*Plus they promised us a party 'til the wee hours, gotta luv that. 

get into their website and all the collaborators that made this love fest happen and try to catch their send-off party scheduled for the 21st and support support support if you can.

[ *yli ]

Photo Source: swimmingcities.org
Photo Credit: Tod Sieele


"Holy Hip Hop!" Alex Melamid

Can't lie, we were in a serious "mood" when we caught this showing.

We were feeling bratty due to some meetings that had gone nowhere and were probably not in the best headspace to take in what Melamid was trying to do with this show. It... it was a great show...
It's just that, well, we remember the heavy handed "People's Choice" series of  (Vitaly)Komar & Melamid from high school. We were "meh" about it.
*a) we were young, b) at that age, if we wanted our socialist realism diverted in any way, we wanted it done by Malevich.

So, when we heard this show was coming to NYC in January and that it was a solo exhibition by Alex Melamid only, AND that he was doing these life-sized portraits of hip hop greats? We were so there. But it just fell short for us somehow...
Firstly, these portraits were supposed to portray a series of "hip-hop icons... the wealthiest and most influential individuals of our time" with this roster:
Russell Simmons
Easy Mo Bee
MC Duke
Kanye West
Reverend Run
Whoo Kid
Lil Jon
Marc Ecko
50 Cent
L.T. Hutton
Don "Magic" Juanuhhhhhmm...

Yes, according to Melamid (or rather his music video director son "Dan the Man" Melamid, who facilitated the introductions for his father) Don "Magic" Juan is a hip hop icon.
Secondly, the portraits were done in the impressionist style, heavy heavy on the Monet brush stroke to the point where it seemed more cliche than testimonial. Again, we got the intent: these are men whose lives are larger than life - the portraits are life sized, these men are celebrities - the portraits are grandiose, and in the style of 19th century royal portraiture, these men are ambitious and pioneering - the portraits are rendered in the technique of old masters. But, it could all just as easily be construed as cheesy  mall art once you throw a pimp into the mix.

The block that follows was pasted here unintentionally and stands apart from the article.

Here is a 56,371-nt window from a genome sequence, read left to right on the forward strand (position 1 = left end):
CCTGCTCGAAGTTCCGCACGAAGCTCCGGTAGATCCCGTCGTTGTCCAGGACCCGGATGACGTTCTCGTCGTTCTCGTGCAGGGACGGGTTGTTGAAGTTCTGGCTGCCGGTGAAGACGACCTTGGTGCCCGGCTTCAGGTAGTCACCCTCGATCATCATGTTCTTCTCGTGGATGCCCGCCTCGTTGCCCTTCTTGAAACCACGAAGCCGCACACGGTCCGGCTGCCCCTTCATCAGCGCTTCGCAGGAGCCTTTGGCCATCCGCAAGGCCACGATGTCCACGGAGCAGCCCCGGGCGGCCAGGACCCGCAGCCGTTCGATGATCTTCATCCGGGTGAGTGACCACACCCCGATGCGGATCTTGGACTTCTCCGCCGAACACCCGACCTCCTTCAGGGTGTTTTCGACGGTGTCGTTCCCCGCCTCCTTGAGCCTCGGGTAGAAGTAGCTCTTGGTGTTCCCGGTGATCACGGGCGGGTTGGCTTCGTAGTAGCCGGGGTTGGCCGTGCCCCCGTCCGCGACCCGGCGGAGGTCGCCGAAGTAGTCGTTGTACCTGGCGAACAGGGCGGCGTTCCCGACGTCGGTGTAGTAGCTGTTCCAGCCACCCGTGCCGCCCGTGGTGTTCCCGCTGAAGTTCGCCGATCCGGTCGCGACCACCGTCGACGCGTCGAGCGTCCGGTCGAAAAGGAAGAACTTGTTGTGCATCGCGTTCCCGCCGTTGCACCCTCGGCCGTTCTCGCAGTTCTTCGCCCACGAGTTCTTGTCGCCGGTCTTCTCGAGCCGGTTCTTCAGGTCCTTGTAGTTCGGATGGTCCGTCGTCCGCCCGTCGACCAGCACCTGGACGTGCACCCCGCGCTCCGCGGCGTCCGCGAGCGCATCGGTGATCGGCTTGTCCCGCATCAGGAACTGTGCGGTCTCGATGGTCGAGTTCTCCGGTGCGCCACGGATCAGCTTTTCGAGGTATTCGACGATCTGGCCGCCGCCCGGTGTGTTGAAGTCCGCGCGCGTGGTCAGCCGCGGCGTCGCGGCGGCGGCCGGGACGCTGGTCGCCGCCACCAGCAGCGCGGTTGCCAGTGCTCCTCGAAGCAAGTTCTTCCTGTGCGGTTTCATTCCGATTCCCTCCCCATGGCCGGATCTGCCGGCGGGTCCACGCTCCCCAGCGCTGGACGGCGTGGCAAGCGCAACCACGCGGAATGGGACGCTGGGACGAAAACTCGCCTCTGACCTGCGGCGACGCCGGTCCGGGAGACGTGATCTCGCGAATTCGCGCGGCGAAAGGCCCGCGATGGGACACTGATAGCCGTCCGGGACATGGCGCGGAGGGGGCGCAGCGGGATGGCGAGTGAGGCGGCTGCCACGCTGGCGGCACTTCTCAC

It is still worth checking out...

[ *yli ]

Photo Source: antiquesandthearts.com
"Don Magic Juan"
Alex Melamid 2005
oil on canvas


We suck.

We've been trying for a week now to dutifully blog about SCOPENY and the Armory Show.

We spent so much time basking in it, feeding on it, and digesting it, floating about on our new *yli-ness... not a picture was taken, none of our shorthand even makes sense - it's just not going to get done. 

*for what it's worth, we loved it... and we'll do better.

[ *yli ]


Jeremy Kost's "After the Party" @ the Dactyl Foundation

                                                                                                                                    aye candy.

Yes, that Jeremy Kost. The scene-y "polaroid artist."